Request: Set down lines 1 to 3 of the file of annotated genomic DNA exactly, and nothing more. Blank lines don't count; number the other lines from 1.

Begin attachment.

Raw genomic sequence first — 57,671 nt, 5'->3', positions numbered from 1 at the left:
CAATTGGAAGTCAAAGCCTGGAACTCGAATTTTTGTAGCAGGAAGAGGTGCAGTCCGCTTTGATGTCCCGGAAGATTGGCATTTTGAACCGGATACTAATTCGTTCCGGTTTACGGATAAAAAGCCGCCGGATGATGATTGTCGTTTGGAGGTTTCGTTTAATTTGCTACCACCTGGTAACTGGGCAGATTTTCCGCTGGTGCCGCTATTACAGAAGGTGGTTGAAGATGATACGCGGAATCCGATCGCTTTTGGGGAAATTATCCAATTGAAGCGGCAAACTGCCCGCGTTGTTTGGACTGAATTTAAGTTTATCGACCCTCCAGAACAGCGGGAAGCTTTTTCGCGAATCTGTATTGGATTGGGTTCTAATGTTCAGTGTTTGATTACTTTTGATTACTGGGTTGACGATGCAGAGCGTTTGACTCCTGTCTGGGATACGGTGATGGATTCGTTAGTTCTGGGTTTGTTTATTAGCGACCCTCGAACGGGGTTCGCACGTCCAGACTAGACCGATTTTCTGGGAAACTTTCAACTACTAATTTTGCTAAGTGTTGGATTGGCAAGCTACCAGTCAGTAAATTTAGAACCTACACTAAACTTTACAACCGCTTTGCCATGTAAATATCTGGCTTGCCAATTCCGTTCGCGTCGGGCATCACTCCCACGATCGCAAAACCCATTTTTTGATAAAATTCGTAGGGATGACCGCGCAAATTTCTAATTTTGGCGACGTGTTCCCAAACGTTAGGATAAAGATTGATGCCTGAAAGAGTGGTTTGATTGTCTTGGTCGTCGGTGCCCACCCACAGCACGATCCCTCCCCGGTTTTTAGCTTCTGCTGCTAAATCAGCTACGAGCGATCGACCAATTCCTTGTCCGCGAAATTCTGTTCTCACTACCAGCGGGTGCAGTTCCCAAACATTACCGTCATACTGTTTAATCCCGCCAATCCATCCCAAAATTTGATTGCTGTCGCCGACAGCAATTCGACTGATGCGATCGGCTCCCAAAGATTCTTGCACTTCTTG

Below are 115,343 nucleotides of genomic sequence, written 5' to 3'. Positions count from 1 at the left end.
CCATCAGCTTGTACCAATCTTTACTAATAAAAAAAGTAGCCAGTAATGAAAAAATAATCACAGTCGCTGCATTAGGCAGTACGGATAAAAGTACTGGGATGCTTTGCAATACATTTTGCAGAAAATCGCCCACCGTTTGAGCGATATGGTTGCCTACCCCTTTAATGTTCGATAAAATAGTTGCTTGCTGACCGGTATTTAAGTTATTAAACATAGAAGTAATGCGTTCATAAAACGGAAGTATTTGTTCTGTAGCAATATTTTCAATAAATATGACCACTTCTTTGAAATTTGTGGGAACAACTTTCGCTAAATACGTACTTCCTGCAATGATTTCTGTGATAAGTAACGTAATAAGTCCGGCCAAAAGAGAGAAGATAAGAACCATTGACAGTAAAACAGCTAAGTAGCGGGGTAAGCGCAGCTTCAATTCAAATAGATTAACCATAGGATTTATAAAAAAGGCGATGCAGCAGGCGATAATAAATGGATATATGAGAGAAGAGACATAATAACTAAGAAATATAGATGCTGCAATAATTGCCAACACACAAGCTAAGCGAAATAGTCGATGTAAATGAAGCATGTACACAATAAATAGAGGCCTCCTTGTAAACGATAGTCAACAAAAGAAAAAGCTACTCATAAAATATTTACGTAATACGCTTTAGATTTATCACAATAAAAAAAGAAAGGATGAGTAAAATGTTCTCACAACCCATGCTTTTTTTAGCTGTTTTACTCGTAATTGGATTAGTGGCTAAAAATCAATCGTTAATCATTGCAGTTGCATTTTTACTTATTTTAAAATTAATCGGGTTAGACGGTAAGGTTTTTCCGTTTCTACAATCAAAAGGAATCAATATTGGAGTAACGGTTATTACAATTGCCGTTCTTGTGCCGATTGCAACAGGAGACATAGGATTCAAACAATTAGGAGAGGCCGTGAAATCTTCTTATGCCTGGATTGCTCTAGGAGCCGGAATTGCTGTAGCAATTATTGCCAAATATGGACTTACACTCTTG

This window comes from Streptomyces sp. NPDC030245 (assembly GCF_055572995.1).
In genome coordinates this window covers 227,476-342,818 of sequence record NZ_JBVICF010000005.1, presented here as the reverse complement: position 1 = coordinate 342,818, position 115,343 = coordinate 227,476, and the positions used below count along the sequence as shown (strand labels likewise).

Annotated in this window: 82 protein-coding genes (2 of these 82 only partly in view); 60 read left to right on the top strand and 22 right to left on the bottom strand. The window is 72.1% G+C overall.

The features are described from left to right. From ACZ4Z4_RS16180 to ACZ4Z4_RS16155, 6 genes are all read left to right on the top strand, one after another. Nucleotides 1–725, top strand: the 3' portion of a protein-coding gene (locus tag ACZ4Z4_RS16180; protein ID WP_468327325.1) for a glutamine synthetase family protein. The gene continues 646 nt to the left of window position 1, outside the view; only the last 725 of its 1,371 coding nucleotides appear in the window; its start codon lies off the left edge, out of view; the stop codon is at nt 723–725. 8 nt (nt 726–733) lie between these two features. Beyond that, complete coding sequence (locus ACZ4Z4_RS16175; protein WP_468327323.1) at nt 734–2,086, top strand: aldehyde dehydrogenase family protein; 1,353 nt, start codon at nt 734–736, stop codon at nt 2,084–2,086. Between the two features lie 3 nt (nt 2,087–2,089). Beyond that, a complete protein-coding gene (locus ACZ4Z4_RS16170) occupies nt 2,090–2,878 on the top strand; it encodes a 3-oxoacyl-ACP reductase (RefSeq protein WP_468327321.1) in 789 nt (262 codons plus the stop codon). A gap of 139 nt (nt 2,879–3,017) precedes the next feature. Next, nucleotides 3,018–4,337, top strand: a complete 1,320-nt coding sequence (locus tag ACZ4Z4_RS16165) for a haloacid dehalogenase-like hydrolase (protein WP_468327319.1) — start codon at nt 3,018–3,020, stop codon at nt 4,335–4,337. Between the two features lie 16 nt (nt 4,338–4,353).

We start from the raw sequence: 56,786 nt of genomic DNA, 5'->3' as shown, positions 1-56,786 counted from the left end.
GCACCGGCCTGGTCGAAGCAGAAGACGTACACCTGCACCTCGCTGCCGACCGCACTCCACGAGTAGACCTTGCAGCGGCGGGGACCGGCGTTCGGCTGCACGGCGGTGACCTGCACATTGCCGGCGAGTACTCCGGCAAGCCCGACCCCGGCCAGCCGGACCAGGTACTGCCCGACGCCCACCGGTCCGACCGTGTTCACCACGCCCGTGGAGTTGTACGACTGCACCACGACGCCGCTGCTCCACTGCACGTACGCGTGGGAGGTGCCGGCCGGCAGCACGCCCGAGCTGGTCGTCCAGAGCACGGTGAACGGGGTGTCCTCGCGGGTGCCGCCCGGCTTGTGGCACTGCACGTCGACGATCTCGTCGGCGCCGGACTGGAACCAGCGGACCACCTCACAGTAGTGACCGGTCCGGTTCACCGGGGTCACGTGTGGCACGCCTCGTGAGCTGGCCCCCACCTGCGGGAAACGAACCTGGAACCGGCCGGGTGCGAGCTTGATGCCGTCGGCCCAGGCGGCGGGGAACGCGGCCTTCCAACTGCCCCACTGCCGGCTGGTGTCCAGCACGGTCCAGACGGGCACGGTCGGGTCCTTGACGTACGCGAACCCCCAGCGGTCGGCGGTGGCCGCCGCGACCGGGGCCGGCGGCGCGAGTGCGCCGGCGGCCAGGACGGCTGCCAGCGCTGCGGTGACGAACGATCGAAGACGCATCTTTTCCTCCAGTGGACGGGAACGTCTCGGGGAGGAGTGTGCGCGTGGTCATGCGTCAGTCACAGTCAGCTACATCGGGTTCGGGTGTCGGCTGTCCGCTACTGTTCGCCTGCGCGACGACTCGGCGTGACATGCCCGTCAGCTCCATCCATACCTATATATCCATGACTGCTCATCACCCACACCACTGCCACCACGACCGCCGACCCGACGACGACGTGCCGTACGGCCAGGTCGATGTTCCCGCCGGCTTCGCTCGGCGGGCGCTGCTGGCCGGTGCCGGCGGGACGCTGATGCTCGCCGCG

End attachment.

Raw genomic sequence first — 57,671 nt, 5'->3', positions numbered from 1 at the left:
CAATTGGAAGTCAAAGCCTGGAACTCGAATTTTTGTAGCAGGAAGAGGTGCAGTCCGCTTTGATGTCCCGGAAGATTGGCATTTTGAACCGGATACTAATTCGTTCCGGTTTACGGATAAAAAGCCGCCGGATGATGATTGTCGTTTGGAGGTTTCGTTTAATTTGCTACCACCTGGTAACTGGGCAGATTTTCCGCTGGTGCCGCTATTACAGAAGGTGGTTGAAGATGATACGCGGAATCCGATCGCTTTTGGGGAAATTATCCAATTGAAGCGGCAAACTGCCCGCGTTGTTTGGACTGAATTTAAGTTTATCGACCCTCCAGAACAGCGGGAAGCTTTTTCGCGAATCTGTATTGGATTGGGTTCTAATGTTCAGTGTTTGATTACTTTTGATTACTGGGTTGACGATGCAGAGCGTTTGACTCCTGTCTGGGATACGGTGATGGATTCGTTAGTTCTGGGTTTGTTTATTAGCGACCCTCGAACGGGGTTCGCACGTCCAGACTAGACCGATTTTCTGGGAAACTTTCAACTACTAATTTTGCTAAGTGTTGGATTGGCAAGCTACCAGTCAGTAAATTTAGAACCTACACTAAACTTTACAACCGCTTTGCCATGTAAATATCTGGCTTGCCAATTCCGTTCGCGTCGGGCATCACTCCCACGATCGCAAAACCCATTTTTTGATAAAATTCGTAGGGATGACCGCGCAAATTTCTAATTTTGGCGACGTGTTCCCAAACGTTAGGATAAAGATTGATGCCTGAAAGAGTGGTTTGATTGTCTTGGTCGTCGGTGCCCACCCACAGCACGATCCCTCCCCGGTTTTTAGCTTCTGCTGCTAAATCAGCTACGAGCGATCGACCAATTCCTTGTCCGCGAAATTCTGTTCTCACTACCAGCGGGTGCAGTTCCCAAACATTACCGTCATACTGTTTAATCCCGCCAATCCATCCCAAAATTTGATTGCTGTCGCCGACAGCAATTCGACTGATGCGATCGGCTCCCAAAGATTCTTGCACTTCTTG

Below are 115,343 nucleotides of genomic sequence, written 5' to 3'. Positions count from 1 at the left end.